Keeping trouble at a safe distance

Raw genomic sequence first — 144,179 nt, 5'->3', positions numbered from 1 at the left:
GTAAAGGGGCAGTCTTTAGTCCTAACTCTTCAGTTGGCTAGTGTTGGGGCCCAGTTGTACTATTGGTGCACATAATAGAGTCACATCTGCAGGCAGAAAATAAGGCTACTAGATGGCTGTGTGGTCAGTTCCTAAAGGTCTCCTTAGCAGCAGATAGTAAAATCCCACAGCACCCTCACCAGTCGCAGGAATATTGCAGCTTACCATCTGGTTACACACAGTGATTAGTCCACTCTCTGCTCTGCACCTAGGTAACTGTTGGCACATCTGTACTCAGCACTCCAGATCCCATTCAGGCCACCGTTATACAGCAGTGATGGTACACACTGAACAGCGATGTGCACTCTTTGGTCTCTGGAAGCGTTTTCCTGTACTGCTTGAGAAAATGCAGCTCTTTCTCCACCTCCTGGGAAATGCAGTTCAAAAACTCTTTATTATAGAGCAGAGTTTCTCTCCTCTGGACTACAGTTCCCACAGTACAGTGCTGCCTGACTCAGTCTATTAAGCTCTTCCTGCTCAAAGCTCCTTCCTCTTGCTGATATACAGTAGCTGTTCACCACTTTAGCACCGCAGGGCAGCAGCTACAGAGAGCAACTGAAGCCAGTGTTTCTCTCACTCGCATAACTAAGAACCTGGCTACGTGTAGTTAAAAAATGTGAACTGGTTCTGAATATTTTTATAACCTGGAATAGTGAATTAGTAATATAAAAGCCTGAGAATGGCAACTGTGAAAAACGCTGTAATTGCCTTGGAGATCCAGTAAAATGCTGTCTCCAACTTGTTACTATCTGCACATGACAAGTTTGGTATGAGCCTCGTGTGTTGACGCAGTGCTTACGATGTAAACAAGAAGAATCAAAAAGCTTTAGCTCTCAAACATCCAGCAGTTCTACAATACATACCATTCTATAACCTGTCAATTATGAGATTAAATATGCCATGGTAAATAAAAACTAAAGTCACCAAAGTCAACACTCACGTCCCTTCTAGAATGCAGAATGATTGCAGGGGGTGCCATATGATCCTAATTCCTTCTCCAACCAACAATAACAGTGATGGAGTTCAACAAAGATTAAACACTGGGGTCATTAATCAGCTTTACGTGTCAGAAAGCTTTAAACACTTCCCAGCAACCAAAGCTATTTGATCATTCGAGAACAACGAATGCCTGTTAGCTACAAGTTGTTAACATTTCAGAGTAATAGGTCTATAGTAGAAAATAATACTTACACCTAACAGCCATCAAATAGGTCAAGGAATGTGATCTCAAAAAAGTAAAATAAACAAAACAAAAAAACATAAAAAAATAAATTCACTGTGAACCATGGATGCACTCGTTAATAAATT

‘The fear of crime’ is “upon everybody’s tongue” nowadays (Farrall & Gadd 2004:1). The concept is widely accepted as social problem across the globe (Gray, Jackson & Farrall 2008, Garland 2001) as it is held to impinge ‘(…) upon the well-being of a large proportion of the population’ (Farralll et al. 1997:658). But do we actually have a valid picture of a genuine ‘social problem of striking dimensions’ (Ditton 1999:83)? Critical voices say we don’t. ‘The fear of crime’ - as we generally know it - is seen by them as ‘(…) a product of the way it has been researched rather than the way it is’ (Farrall et al. 1997:658). And still, 45 years after the start of research, ‘surprisingly little can be said conclusively about the fear of crime‘ (Ditton & Farrall 2000:xxi). This research contributes to a growing body of knowledge - from especially the last fifteen years - that treats ‘the fear of crime’ as ‘(…) a complex allocation of interacting feelings, perceptions, emotions, values and judgments on the personal as well as the societal level’ (Pleysier 2010:43). One often replicated and paradoxical observation catches the eye: citizens perceive a growing threat of crime to their society, but consequently perceive a low risk that they themselves will fall victim of crime. Taking a social psychological approach (e.g. see Farrall et al. 2000; Jackson 2008), we will search for suitable explanations for this paradoxical observation in the fear of crime’s research tradition. The aim of this research is ‘to integrate social psychological concepts related to the individual’s identity and evaluation of his position in an increasingly complex society, to enhance our understanding of the fear of crime concept’ (Pleysier & Cops 2016:3).